Glorious view of Langstone Harbour while sipping a pint | Nostalgia

On March 18 I wrote an article about Hill House that stood on Bedhampton Hill, Bedhampton.

Tuesday, 30th March 2021, 3:09 pm
Updated Tuesday, 30th March 2021, 3:17 pm
Prospect Cottage, formerly the Cat and Fiddle pub, Bedhampton Hill. Picture: Lionel Fawkes/Bedhampton Historical Society collection.

It has since emerged that my source material was wrong. Thanks to Jill Munden, Ron Tate, Maureen Beirne and Nigel Westerman for putting me straight.

Hill House was next door to Prospect Cottage, the building that was once the Cat and Fiddle pub and where Fred Jane of Jane’s Fighting Ships fame lived.

In the 1910 watercolour by Lionel Fawkes you see Prospect House overlooking Langstone Harbour. Hill House would have been to the left of the cottage.

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The redundant playing fields of Oak Park School, Havan,t in 1992, several years after the school’s closure. Picture: Bob Hind

Bedhampton Hill runs behind the hedge. In the distance is Marsh Lane leading to the Victorian brick-built bridge over the railway line. In the mid-distance is the ancient hedgerow of Lower Road.

On the left of the cottage is a track which led to a chalk pit now covered by housing in Nelson Road.

• Here’s one for the thousands of ex-Oak Park, Havant, schoolboys. In 1992 I visited the then closed Oak Park Secondary Modern School, later a comprehensive mixed school.

I was lucky enough to take a couple of reels of film as the school was demolished shortly after.

Nearly 30 years later the playing fields have been built on. The tree remains, but for how long? Picture: Bob Hind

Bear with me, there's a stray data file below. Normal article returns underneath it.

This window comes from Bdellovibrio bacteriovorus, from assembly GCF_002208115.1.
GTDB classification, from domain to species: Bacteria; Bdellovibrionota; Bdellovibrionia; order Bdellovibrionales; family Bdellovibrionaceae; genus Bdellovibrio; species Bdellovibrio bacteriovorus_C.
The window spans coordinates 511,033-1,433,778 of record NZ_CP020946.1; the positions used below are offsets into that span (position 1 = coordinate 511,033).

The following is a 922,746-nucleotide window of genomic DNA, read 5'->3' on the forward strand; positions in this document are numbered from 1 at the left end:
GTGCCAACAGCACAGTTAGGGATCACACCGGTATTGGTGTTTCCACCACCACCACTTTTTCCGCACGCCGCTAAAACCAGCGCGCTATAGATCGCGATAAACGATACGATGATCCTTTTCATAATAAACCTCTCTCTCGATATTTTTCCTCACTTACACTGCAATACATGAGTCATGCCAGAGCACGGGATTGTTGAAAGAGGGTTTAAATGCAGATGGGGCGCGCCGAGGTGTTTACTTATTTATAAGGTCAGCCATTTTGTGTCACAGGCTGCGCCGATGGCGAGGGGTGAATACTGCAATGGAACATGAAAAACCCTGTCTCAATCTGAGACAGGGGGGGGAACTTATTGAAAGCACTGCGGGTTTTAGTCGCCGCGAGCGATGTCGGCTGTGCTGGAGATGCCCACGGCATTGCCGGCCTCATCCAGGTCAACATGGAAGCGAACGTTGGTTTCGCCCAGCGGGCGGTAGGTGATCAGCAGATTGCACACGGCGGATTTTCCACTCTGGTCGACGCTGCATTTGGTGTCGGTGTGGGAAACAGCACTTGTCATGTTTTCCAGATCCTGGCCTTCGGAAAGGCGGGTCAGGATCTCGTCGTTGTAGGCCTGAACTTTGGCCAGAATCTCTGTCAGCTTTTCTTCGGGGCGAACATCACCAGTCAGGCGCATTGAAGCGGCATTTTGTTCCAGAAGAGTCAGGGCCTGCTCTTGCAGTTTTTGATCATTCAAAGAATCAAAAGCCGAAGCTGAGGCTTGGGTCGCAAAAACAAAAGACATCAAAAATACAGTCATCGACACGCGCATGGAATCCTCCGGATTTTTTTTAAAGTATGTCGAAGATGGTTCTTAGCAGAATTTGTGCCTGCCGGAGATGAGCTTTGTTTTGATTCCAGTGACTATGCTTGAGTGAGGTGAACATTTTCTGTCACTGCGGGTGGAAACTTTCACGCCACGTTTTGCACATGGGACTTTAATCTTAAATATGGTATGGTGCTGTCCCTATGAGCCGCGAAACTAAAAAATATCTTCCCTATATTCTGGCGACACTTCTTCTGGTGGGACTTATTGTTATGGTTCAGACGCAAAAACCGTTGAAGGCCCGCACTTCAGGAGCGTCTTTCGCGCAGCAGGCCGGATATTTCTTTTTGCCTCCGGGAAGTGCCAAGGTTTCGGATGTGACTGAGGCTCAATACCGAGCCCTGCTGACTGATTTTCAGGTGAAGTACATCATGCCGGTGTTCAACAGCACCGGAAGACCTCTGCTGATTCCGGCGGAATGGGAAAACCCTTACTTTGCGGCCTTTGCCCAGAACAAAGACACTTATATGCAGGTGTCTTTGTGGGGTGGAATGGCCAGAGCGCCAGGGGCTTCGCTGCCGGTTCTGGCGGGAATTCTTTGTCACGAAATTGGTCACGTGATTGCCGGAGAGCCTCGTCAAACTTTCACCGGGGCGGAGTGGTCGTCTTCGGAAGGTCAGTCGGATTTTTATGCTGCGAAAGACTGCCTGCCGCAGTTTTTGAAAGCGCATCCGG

The gym had already gone, but I must be the only one with a record of the former boys’ school buildings.

The girls’ school was built as a mirror image although the main hall was shared. That school closed in the late 1980s.

I walked the former playing fields which, when I was at the school, had three rugby pitches, two football pitches, a hockey pitch plus a quarter mile running oval with a cricket pitch in the middle. There was also long and high jump sandpits.

I walked to the south end of the fields and took the photograph of the tree looking north with Crosslands Drive in the far distance.

I made another visit last week nearly 30 years on, and what changes. Most of the field has been built on with many of the roads named after former headmasters and headmistresses, as they were called in my day.

Playing fields at schools were all down to one man, Admiral James, a former C-in-C Portsmouth later MP for Portsmouth North. It was down to him and his speeches in parliament demanding that children must have grass to run on and not hard playgrounds. After the war nearly all schools were built with playing fields attached.

On the right of the 1992 photograph are two old barns. the distant one was used by the groundsman, Ollie, to keep his mowers. The nearer one housed the hurdles for the 100-yard running track. All the pitches were immaculate.

A message from the editor, Mark Waldron.

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